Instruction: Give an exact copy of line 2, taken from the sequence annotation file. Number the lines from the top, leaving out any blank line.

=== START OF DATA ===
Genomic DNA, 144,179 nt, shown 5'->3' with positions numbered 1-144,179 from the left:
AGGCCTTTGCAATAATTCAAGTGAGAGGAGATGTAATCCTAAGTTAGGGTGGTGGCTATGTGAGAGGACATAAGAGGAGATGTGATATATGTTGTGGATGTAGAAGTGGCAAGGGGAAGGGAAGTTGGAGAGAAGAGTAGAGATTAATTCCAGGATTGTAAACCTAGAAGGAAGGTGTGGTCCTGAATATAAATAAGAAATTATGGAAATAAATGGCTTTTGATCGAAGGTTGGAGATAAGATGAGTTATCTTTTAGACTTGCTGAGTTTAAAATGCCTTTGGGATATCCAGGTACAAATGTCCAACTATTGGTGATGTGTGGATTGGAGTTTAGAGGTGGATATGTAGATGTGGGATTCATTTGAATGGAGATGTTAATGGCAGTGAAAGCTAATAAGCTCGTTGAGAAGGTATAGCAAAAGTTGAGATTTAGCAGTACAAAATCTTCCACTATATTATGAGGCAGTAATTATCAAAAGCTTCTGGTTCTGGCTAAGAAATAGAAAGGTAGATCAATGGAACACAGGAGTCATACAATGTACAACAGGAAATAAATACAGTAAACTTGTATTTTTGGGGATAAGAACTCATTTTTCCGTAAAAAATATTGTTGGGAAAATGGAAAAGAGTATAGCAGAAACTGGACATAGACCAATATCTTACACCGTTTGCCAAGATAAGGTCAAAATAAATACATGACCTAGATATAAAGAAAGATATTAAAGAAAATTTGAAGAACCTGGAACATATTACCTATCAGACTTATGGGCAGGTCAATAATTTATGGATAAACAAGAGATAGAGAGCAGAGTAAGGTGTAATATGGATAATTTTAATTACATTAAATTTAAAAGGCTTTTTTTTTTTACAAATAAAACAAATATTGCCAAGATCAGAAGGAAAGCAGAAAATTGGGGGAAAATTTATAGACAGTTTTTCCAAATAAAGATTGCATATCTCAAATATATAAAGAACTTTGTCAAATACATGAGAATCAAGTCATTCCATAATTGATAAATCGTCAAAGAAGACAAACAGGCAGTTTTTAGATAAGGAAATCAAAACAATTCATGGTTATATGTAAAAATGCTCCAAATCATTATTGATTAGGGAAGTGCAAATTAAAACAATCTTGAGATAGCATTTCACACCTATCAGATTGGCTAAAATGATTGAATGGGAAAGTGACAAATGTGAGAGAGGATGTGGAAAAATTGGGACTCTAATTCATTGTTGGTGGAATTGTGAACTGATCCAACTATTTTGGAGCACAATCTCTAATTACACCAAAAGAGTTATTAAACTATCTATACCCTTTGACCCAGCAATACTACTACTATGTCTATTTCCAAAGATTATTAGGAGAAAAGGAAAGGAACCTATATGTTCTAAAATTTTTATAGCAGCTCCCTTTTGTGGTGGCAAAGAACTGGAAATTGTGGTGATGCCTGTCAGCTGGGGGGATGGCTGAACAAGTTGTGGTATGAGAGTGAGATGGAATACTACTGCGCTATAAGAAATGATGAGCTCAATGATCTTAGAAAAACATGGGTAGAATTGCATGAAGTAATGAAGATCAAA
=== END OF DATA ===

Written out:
AGGCCTTTGCAATAATTCAAGTGAGAGGAGATGTAATCCTAAGTTAGGGTGGTGGCTATGTGAGAGGACATAAGAGGAGATGTGATATATGTTGTGGATGTAGAAGTGGCAAGGGGAAGGGAAGTTGGAGAGAAGAGTAGAGATTAATTCCAGGATTGTAAACCTAGAAGGAAGGTGTGGTCCTGAATATAAATAAGAAATTATGGAAATAAATGGCTTTTGATCGAAGGTTGGAGATAAGATGAGTTATCTTTTAGACTTGCTGAGTTTAAAATGCCTTTGGGATATCCAGGTACAAATGTCCAACTATTGGTGATGTGTGGATTGGAGTTTAGAGGTGGATATGTAGATGTGGGATTCATTTGAATGGAGATGTTAATGGCAGTGAAAGCTAATAAGCTCGTTGAGAAGGTATAGCAAAAGTTGAGATTTAGCAGTACAAAATCTTCCACTATATTATGAGGCAGTAATTATCAAAAGCTTCTGGTTCTGGCTAAGAAATAGAAAGGTAGATCAATGGAACACAGGAGTCATACAATGTACAACAGGAAATAAATACAGTAAACTTGTATTTTTGGGGATAAGAACTCATTTTTCCGTAAAAAATATTGTTGGGAAAATGGAAAAGAGTATAGCAGAAACTGGACATAGACCAATATCTTACACCGTTTGCCAAGATAAGGTCAAAATAAATACATGACCTAGATATAAAGAAAGATATTAAAGAAAATTTGAAGAACCTGGAACATATTACCTATCAGACTTATGGGCAGGTCAATAATTTATGGATAAACAAGAGATAGAGAGCAGAGTAAGGTGTAATATGGATAATTTTAATTACATTAAATTTAAAAGGCTTTTTTTTTTTACAAATAAAACAAATATTGCCAAGATCAGAAGGAAAGCAGAAAATTGGGGGAAAATTTATAGACAGTTTTTCCAAATAAAGATTGCATATCTCAAATATATAAAGAACTTTGTCAAATACATGAGAATCAAGTCATTCCATAATTGATAAATCGTCAAAGAAGACAAACAGGCAGTTTTTAGATAAGGAAATCAAAACAATTCATGGTTATATGTAAAAATGCTCCAAATCATTATTGATTAGGGAAGTGCAAATTAAAACAATCTTGAGATAGCATTTCACACCTATCAGATTGGCTAAAATGATTGAATGGGAAAGTGACAAATGTGAGAGAGGATGTGGAAAAATTGGGACTCTAATTCATTGTTGGTGGAATTGTGAACTGATCCAACTATTTTGGAGCACAATCTCTAATTACACCAAAAGAGTTATTAAACTATCTATACCCTTTGACCCAGCAATACTACTACTATGTCTATTTCCAAAGATTATTAGGAGAAAAGGAAAGGAACCTATATGTTCTAAAATTTTTATAGCAGCTCCCTTTTGTGGTGGCAAAGAACTGGAAATTGTGGTGATGCCTGTCAGCTGGGGGGATGGCTGAACAAGTTGTGGTATGAGAGTGAGATGGAATACTACTGCGCTATAAGAAATGATGAGCTCAATGATCTTAGAAAAACATGGGTAGAATTGCATGAAGTAATGAAGATCAAA